Daniel Stolzenberg, ed. The Great Art of Knowing: The Baroque Encyclopedia of Athanasius Kircher.
Athanasius Kircher, his voluminous publications, and his fabled museum have enjoyed something of a recent vogue, with a number of exhibits and symposia devoted to the learned Jesuit scholar and collector. The present volume forms the catalog of an exhibit and conference held at Stanford University in 2001, celebrating the acquisition of a nearly complete collection of Kircher's published works by Stanford's library (save one, Specula Melitensis, 1638, and even that work can be consulted at Stanford, reprinted in another volume). Proceedings of the symposium are forthcoming separately; this collection of shorter articles, many of whose authors have been associated with Stanford either as faculty or as graduate students, serves primarily to introduce texts and topics central to the study of Kircher.
Many of the reasons for Kircher's recent and well-deserved popularity are just those features of his career and writings that found such disfavor among critics from the eighteenth century to the twentieth, as Daniel Stolzenberg points out in his introductory essay. An apparently limitless range of subjects captured his attention, among them China, hieroglyphics, music, cryptology, magnetism, and automata, filling lengthy tomes complete with eye-catching illustrations. Kircher's texts incorporated the observations and opinions of past writers with those of his own. The latter included creative theories with features that in retrospect could look colorfully, even comically wrong to Enlightenment critics, prescient insights interwoven with facts that came to be disproved (some of them quickly, other less so), and interests in the magical and occult alongside efforts to demonstrate the natural basis of apparently magical marvels. Kircher's long residence in Rome at the Jesuit Collegio Romano provided him with a group of research assistants, collaborators in the form of Jesuits around the globe, and a location for his museum. Both Kircher and his museum attracted attention from visitors to Rome, serving also to showcase Rome's devotion to learning and science. Kircher's museum survived him, though not without continuing alteration, as Paula Findlen describes.
Several very useful chapters present concise analyses of a number of particular topics that interested Kircher, and the texts in which he discussed them. Tara Nummedal presents his theories on geology and volcanism, drawn from ancient authorities such as Plato and Strabo, modern scholars such as George Agricola, current theories of alchemy, and observations. Nick Wilding demonstrates how his interests in cryptography related closely to those in developing a universal language for philosophy. In this instance, Kircher adapted some of his scholarship to the practical needs of particular patrons, another important consideration in evaluating his work. Martha Baldwin identifies in his writings on magnetism a number of intersecting concerns. Here, as in the China scholarship discussed by Haun Saussy, a network of Jesuit scholars provided Kircher with invaluable information and observations. Theories about magnetism related not only to geology, but to the theories of attraction between bodies that accounted for natural magic, and to Platonic notions of cosmology. Hence his continuing engagement with the Hermetic corpus and ancient theology, a theme common to a number of authors (Penelope Gouk on music, Daniel Stolzenberg on magic, Egyptology, and universal history, Saussy on China). For Kircher and many contemporaries active in the decades before these sources suffered their final displacement, these sources and theories presented a complex and tangled web that continued to call for careful evaluation on many fronts, from textual criticism to empirical observation and measurement. They promised interpretive theories that could bring order and coherence to such apparently disparate fields as language change and geology, while they threatened the potential dangers of demonic, not simply natural, magic. Kircher's various efforts to explore, dissect, and reconnect these issues form one of the most interesting threads to run throughout this volume. Just as they helped to link many of his diverse fields of inquiry, they suggest significant avenues for continuing research into Kircher's thought.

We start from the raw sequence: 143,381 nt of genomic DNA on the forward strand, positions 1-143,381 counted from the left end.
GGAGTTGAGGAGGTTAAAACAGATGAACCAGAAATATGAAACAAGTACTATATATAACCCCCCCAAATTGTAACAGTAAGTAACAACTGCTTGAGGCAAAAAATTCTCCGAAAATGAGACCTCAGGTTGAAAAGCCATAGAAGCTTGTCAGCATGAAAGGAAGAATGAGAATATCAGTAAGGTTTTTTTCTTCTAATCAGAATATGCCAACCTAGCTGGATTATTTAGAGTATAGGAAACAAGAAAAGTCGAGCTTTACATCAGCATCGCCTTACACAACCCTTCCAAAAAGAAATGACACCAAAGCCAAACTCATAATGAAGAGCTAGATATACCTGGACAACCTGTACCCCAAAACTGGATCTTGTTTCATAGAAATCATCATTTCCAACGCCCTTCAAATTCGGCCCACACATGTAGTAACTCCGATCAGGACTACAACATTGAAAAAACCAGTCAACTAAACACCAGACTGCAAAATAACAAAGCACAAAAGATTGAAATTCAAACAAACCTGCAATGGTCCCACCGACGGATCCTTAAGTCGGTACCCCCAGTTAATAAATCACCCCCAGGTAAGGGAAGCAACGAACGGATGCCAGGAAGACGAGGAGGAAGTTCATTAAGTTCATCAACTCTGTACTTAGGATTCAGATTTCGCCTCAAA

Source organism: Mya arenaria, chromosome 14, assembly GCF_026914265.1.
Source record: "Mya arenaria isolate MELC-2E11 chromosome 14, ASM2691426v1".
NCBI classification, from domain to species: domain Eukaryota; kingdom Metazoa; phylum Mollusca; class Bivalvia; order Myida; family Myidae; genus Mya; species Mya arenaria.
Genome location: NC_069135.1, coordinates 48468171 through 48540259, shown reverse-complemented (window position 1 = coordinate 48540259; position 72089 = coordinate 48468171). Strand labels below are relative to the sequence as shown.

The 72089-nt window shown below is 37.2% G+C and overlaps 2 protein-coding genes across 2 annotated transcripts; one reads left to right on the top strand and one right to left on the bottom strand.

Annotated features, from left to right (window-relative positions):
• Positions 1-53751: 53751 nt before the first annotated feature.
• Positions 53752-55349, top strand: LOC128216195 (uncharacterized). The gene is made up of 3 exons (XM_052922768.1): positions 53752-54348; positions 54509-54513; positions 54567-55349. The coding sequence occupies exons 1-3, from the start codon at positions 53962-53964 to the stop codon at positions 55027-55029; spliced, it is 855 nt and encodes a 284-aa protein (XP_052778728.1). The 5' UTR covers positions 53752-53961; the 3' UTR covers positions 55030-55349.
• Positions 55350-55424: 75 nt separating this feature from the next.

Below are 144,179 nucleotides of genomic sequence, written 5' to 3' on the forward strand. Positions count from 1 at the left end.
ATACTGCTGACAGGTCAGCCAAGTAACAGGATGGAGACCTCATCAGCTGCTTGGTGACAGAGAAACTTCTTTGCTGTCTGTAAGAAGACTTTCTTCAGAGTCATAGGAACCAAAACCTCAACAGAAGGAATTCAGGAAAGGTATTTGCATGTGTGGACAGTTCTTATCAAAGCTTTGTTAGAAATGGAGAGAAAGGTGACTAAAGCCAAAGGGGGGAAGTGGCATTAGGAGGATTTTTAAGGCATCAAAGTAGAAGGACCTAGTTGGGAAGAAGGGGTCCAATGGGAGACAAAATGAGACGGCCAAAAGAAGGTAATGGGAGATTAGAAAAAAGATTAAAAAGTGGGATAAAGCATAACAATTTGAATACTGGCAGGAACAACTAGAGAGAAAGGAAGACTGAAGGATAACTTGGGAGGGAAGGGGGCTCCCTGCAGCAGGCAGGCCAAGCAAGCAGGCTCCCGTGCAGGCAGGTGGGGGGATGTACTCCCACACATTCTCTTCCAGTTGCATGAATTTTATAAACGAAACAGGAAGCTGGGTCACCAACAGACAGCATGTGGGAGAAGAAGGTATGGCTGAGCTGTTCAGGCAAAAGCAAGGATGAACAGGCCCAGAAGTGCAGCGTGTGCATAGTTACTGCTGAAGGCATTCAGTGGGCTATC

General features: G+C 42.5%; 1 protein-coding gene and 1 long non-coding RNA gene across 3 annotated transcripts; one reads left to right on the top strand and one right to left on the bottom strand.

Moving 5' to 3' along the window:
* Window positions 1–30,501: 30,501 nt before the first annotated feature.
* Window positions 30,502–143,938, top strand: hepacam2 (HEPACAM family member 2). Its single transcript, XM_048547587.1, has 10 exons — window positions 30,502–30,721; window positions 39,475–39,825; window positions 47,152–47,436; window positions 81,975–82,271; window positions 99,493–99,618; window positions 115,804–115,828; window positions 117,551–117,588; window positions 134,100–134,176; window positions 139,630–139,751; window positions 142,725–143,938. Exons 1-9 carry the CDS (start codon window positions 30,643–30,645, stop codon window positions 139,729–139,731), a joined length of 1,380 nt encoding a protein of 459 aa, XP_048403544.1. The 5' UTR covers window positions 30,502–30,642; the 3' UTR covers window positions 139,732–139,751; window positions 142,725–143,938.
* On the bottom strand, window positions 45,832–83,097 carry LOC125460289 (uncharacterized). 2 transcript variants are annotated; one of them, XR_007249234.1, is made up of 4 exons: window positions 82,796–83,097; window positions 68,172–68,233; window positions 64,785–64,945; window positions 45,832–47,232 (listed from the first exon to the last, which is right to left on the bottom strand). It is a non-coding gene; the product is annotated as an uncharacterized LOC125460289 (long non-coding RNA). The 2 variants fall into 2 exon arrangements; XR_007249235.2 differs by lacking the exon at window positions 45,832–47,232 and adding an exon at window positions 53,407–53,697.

Kircher's network of letter-writing was famous both for its volume and for the eminence of his correspondents; the collection of letters to Kircher was long one of the features of his museum. Nick Wilding describes the surviving correspondence as well as a related project to make that correspondence available to scholars through a searchable online database. That database seems still to be a work in progress, but should serve eventually as a highly useful accompaniment to Stanford's collection of Kircheriana, a listing of which completes the volume. This catalogue, then, should prove to be a very useful guide to further research.
ANN E. MOYER
University of Pennsylvania
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|Author:||Moyer, Ann E.|
|Article Type:||Book Review|
|Date:||Sep 22, 2003|
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